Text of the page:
“Of all sad words of tongue or pen, the saddest are these, ‘It might have been.”

― John Greenleaf Whittier, Maud Muller – Pamphlet

No matter how much I learn, how much I write, and how much I can give advice or preach to others, I will always be imperfect.

And so will you.


I think about death often. I think about the shortness of life often. I think about seconds and minutes and hours as they go by, often analyzing how I am spending my time. Buy not matter how much of this I do, I still struggle with motivation and with being in the moment. My mind is too often 3 or 6 months in the future.

And let me tell you, this is no way to live life.

I know this. I am aware of it, which is a start.

I realize how backwards my ambitious and motivated tendencies are when you analyze them. I work hard so I can enjoy life in the future, and so I can buy the safety, comfort and luxury that success provides. The problem is, what about now?

Am I only able to enjoy life when I’ve reached X dollars or X accomplishments?

The fact is, I am giving up parts of life in exchange for other part of life. And a huge problem with this is the later parts that I’m trying to “trade up” for, are not guaranteed to come or come the way I want them. But such is the paradox of success and accomplishment.

It’s hard to know what the right “dose” is. It’s hard to know if I am doing what I am destined to do or if I am just spinning my wheels because I’m appeasing my Ego or avoiding being vulnerable in other aspects of my life.

But then I think about security and I think of Maslow’s hierarchy of needs. Then I think about my past. Maslow’s pyramid of needs goes like this, from the bottom: Physiological, Safety, Love/belonging, Esteem, Self-actualization (at the top).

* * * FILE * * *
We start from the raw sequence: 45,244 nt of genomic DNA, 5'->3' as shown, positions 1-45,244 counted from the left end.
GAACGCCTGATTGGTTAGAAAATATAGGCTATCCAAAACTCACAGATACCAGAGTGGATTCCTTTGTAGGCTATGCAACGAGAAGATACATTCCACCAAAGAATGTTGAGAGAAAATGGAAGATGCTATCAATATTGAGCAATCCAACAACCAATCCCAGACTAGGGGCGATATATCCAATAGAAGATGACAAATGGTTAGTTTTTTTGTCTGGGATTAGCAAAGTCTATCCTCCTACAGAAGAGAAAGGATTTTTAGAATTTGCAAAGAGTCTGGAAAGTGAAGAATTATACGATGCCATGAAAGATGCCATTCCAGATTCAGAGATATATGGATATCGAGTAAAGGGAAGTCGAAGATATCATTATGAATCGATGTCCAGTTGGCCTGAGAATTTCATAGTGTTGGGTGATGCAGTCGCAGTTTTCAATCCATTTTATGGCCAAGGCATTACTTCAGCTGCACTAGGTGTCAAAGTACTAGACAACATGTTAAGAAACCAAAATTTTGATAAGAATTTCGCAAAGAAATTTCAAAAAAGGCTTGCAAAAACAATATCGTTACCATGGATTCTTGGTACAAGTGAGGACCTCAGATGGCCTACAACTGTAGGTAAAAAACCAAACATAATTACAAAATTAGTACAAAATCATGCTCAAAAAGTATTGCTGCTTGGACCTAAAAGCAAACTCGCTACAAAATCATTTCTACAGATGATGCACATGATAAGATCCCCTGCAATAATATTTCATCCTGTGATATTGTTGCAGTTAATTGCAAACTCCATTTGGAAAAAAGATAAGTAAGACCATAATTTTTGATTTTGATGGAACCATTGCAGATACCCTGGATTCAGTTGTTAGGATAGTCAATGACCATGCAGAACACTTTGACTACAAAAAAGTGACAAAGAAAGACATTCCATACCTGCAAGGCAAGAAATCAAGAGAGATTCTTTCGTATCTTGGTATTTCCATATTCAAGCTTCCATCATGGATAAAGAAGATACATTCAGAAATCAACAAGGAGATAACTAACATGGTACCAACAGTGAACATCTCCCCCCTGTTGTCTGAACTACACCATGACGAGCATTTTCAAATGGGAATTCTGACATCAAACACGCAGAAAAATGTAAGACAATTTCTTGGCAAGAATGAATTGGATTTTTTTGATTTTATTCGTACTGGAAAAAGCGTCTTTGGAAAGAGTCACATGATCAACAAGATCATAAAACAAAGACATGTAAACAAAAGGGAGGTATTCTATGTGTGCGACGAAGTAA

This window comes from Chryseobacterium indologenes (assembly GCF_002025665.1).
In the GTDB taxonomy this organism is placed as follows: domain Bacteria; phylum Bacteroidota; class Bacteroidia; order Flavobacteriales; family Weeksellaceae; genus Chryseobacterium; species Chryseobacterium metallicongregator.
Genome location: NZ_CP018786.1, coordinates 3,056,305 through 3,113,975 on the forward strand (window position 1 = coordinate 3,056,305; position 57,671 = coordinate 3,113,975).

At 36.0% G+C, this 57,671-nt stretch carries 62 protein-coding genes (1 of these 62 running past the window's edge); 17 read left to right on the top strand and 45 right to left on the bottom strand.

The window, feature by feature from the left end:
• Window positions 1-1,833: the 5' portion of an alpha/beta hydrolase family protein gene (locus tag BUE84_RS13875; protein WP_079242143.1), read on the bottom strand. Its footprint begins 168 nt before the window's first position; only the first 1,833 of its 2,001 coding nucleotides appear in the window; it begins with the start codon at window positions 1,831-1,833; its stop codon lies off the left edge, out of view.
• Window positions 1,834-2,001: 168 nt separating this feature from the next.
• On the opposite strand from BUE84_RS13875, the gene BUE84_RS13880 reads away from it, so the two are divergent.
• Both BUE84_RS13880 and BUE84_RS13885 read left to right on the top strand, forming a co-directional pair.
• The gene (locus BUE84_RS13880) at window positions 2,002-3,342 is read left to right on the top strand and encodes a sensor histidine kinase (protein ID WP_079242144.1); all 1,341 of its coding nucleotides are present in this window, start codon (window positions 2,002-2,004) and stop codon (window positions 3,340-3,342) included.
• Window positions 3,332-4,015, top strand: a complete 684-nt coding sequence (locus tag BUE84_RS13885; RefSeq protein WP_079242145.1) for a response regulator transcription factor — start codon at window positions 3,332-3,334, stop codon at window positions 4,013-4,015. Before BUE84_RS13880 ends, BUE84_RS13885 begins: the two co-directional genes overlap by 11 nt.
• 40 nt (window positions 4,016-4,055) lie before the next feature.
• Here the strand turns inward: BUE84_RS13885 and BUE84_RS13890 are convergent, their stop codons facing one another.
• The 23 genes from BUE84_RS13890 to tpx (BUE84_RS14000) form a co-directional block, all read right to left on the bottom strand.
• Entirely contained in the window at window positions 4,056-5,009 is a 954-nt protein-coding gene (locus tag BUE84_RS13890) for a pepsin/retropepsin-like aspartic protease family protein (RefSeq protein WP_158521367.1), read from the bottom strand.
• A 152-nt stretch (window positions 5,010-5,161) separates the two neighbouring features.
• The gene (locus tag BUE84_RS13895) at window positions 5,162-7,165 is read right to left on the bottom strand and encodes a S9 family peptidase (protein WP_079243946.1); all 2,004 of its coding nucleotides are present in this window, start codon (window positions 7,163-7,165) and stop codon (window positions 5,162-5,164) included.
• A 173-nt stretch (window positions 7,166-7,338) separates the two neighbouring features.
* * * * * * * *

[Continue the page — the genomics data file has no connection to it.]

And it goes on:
Maslow’s believed that humans pursue these levels of the hierarchy in order. For example, if you don’t have food or water, each will invariably become your primary focus; you can’t worry about starting a business or getting a raise if your basic human needs are not met.

Once you have your basic needs meet—like water, food, shelter and physical safety—you will focus your attention on attaining the next level: love and belonging. After you acquire an adequate amount of love and belonging (whatever that means for you), you move to the next level—and so on up the pyramid until you get to the top: Self-actualization.

Self-actualization is defined as becoming the best you can be. There are usually bits of purpose and service, but everyone’s version of self-actualization is their own. Self-Actualization is the reason you hear of wealthy individuals giving back. Since these individuals have met all of the needs—security, social, esteem, physiological—they search for the next thing that is going to fulfill them, which usually ends up being some form of charity or service to others.

After thinking about self-actualization in my own life, I realize that one of my driving forces for acquiring “success” is to capture the whole that is Maslow’s pyramid. For example, I own a couple businesses but there is no guarantee they will last forever (which I’ve had to realize the hard no quite a few occasions), and this threatens my safety. I am also motivated to pursue esteem and self-actualization and success has a lot to do with each. The same goes for love/belonging: It gives me the resources to spend more time with the people I care about.

I’ve always had a need to be autonomous. This would fall in the “safety” category. I can’t stand the idea of putting my life or my family’s into the hands of a government, a business, or anything external outside of my control. I want to be in absolute control of my destiny.

And so, I try to balance the Now with the Future. I try to enjoy the journey and the destination. It’s not easy, but it is completely necessary.

However this makes you think about your life, pursue those thoughts and let it lead you where it may.

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